According to Law, the Maritime Era (1820-1900), which followed Cook's reports of abundant seals and whales in the Southern Ocean, was identified by intensive British and American sealing that began in the area south of Cape Horn. Names of expeditioners of this time include Weddell, Biscoe, Kemp, Balleny, Dumont d'Urville, Wilkes and Ross. No one had yet spent a year in Antarctica. Images that shaped contemporary perceptions of Antarctica include scientific illustrations, seascapes and scrimshaw carvings.
Law characterised The Heroic Era (1900-1916) by the exploration of the surface of the continent mainly by sledge. Names associated with this era are: Robert Falcon Scott, Otto Nordenskjold, Ernest Shackleton, Roald Amundsen and Douglas Mawson. Iconography was deliberately constructed by photographers and film makers, Herbert Ponting and Frank Hurley, who accompanied expeditions to publicise heroic deeds (Hurley and Law, 1963). Stories that characterise perceptions of this era are the race between Amundsen and Scott to reach the South Pole and Mawson's lone sledge journey. Flags were hoisted. Speeches were read. Territories were named and claimed. Antarctica was promoted as wild terrain.
The lesser known eras named by Law were the eras of Development and Mechanization.
The Development Era (1918-1939) was the period between the two world wars. It was characterised by extensive use of radio and aircraft and the intensive (speculative) collection of scientific data. Scientific research in meteorology, geomagnetism, geology, biology, oceanography, and the aurora was undertaken by the 1911-1914 expedition of Douglas Mawson. Mawson also charted inland Antarctica, and whaling magnate, Lars Christensen, charted parts of the continental coast line.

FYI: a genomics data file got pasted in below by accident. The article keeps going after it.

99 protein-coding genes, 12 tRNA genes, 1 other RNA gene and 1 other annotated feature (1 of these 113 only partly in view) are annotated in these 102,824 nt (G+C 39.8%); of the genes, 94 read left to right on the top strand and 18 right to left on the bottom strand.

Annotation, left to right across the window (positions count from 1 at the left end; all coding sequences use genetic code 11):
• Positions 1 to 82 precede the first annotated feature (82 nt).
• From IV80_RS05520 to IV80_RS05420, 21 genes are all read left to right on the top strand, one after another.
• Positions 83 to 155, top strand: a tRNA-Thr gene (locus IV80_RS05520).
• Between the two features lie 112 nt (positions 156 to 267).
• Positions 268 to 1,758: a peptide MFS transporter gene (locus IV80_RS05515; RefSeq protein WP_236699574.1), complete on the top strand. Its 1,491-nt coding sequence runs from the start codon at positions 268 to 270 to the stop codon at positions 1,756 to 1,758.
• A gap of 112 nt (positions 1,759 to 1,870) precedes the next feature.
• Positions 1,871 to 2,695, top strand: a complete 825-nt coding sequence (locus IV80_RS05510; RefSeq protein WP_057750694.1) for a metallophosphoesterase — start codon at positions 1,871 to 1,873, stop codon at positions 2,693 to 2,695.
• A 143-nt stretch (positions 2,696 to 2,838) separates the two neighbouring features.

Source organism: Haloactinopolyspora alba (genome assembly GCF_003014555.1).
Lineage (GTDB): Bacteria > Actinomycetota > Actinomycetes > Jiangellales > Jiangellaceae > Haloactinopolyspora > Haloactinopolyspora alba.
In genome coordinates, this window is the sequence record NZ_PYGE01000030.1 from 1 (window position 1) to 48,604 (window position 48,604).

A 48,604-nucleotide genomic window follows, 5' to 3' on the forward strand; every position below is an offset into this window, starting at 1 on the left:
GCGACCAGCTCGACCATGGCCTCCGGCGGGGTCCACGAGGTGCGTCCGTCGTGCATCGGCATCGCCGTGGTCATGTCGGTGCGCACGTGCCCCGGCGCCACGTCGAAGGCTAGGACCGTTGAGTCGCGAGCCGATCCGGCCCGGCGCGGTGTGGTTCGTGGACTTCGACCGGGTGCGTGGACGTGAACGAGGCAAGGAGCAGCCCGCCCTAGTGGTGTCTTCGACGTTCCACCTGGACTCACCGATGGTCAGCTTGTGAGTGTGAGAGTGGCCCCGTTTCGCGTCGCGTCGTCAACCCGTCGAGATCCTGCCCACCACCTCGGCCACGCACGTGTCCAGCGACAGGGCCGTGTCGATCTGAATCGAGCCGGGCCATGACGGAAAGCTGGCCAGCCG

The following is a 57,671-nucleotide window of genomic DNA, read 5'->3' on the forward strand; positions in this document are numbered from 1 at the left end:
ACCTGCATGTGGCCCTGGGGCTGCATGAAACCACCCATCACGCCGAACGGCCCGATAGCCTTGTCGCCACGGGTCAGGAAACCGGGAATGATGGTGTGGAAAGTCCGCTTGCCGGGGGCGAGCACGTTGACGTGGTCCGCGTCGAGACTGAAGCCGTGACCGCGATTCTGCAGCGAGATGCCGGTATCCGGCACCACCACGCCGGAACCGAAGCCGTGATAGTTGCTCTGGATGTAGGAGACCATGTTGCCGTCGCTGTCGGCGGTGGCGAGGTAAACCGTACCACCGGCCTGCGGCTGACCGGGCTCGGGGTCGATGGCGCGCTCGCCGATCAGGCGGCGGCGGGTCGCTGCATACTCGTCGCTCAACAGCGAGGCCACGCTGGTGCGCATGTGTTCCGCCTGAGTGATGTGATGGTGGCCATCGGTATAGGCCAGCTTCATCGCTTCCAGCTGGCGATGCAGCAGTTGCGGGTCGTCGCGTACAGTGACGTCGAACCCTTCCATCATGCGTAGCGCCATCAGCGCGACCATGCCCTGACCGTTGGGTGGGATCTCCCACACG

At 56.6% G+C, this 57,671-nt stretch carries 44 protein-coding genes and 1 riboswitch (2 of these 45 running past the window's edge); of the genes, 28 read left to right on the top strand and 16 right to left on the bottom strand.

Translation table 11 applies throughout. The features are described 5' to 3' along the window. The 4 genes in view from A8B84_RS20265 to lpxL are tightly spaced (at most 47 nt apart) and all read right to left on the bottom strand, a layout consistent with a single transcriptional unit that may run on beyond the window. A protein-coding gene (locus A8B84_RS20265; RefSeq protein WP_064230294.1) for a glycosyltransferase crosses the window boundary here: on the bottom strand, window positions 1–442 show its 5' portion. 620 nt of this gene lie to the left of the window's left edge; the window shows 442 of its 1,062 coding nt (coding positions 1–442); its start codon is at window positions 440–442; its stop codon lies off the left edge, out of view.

Antarctica's first permanent research stations, such as Mawson, were built during the Mechanized Era (1944-1958). Aeroplanes were used to make the first aerial maps of the Antarctic coastline.
The first international Antarctic research programmes were begun as part of the International Geophysical Year (IGY) of 1957-58, to map the entire Antarctic continent. Law explains that
Geophysics is a general term embracing a number of sciences concerned with the study of the physical properties of the Earth and its atmosphere. For most of these subjects it is essential that data be obtained from all regions of the Earth and consequently the Arctic, the Antarctic and the great oceans of the world have constituted large gaps in the world network of observatories (Law in Law and Béchervaise, 1957, p.xii-xxiv).The perception of Antarctica rapidly expanded from being a site of international scientific research to an 'Eldorado' to be exploited.